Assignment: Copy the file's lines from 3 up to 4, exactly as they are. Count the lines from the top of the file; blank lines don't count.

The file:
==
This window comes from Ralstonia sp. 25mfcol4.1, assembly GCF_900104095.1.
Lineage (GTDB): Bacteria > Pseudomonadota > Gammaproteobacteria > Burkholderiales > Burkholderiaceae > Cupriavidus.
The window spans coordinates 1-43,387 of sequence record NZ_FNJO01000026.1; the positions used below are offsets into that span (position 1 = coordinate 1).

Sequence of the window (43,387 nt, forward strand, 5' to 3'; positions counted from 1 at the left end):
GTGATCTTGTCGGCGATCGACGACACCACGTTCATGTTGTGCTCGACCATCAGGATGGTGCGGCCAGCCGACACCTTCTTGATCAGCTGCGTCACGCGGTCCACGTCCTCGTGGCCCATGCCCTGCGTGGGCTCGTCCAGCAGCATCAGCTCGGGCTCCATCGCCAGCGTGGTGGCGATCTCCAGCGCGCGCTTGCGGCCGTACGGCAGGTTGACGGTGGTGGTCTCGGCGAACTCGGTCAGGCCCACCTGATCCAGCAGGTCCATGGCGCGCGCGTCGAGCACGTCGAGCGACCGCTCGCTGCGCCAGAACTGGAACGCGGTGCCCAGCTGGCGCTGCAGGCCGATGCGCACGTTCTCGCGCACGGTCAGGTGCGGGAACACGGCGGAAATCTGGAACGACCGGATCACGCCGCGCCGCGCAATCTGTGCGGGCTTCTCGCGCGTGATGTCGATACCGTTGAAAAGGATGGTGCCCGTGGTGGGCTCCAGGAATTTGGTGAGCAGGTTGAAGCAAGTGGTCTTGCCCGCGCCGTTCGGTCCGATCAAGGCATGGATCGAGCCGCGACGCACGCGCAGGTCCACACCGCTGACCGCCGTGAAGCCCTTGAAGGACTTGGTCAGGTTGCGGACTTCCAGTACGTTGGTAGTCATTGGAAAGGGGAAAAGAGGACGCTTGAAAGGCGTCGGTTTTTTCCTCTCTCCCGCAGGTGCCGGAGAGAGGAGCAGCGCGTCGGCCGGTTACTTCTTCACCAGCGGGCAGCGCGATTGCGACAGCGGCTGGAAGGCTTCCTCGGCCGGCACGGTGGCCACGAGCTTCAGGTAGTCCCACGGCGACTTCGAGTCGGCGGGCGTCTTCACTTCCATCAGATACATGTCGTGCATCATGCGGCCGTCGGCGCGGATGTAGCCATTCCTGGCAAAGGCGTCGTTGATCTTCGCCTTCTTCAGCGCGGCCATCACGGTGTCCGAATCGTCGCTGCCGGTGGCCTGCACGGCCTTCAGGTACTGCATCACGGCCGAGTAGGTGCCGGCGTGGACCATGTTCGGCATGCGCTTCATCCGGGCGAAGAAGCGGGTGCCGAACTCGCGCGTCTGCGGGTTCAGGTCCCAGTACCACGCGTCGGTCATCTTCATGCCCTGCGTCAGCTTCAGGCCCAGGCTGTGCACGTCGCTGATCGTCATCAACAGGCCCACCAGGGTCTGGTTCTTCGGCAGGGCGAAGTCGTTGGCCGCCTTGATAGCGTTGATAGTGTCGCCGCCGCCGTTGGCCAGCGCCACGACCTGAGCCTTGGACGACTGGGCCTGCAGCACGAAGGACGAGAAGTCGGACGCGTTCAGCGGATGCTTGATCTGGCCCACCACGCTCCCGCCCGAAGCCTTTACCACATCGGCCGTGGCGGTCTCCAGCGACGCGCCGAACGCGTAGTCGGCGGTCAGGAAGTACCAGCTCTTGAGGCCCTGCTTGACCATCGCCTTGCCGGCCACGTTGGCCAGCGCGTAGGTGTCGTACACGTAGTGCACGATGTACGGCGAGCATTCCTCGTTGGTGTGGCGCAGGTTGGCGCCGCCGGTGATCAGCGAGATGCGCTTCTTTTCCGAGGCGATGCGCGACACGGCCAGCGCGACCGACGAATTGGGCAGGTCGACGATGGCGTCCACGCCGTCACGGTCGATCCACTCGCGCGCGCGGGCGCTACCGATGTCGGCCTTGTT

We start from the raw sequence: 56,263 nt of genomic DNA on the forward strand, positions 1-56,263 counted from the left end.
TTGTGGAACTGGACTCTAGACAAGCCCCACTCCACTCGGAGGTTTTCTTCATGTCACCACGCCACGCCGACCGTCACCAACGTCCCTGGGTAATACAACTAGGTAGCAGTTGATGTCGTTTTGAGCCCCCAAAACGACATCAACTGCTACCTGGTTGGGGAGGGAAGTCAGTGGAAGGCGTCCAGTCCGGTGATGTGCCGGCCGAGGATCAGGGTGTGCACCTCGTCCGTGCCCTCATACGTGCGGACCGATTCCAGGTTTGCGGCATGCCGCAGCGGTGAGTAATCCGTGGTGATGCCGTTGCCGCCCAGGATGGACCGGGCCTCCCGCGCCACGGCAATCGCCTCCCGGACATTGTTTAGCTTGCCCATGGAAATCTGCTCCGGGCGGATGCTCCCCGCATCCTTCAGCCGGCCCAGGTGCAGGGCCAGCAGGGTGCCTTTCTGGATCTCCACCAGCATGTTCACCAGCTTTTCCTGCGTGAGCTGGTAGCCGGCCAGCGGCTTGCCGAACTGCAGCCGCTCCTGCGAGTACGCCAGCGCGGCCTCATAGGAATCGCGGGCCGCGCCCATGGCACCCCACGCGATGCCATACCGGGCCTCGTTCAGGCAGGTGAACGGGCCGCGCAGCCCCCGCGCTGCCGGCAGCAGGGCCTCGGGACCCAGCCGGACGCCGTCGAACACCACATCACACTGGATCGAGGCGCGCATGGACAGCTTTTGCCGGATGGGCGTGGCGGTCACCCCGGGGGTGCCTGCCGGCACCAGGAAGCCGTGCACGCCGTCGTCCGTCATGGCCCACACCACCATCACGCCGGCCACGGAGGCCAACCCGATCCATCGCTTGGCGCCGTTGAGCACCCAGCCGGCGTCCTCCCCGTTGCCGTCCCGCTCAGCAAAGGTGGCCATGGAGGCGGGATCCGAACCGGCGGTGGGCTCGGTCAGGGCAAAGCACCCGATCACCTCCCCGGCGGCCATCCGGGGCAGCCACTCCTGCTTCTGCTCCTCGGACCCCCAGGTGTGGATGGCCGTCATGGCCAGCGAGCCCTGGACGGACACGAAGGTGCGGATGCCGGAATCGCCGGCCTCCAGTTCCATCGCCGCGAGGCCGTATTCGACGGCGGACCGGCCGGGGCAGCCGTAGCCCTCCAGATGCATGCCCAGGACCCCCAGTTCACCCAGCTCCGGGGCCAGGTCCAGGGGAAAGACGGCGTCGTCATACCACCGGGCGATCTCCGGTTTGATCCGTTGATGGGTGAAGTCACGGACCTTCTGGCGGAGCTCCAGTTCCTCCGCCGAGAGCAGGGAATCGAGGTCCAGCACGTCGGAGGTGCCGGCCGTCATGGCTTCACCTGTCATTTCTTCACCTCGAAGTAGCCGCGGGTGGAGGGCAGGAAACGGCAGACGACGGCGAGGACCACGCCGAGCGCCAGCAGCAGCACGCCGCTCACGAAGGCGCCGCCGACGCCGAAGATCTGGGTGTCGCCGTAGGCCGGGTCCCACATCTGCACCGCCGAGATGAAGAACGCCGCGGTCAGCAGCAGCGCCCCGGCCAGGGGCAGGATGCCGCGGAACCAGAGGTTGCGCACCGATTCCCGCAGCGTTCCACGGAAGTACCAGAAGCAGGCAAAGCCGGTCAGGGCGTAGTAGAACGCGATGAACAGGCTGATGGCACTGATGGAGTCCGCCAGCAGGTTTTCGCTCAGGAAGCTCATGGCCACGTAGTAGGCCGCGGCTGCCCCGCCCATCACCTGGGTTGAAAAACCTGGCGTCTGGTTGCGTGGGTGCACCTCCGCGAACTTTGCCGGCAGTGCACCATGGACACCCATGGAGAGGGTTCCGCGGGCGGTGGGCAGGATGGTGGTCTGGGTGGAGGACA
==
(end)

The window spans coordinates 1-43,387 of sequence record NZ_FNJO01000026.1; the positions used below are offsets into that span (position 1 = coordinate 1).

Sequence of the window (43,387 nt, forward strand, 5' to 3'; positions counted from 1 at the left end):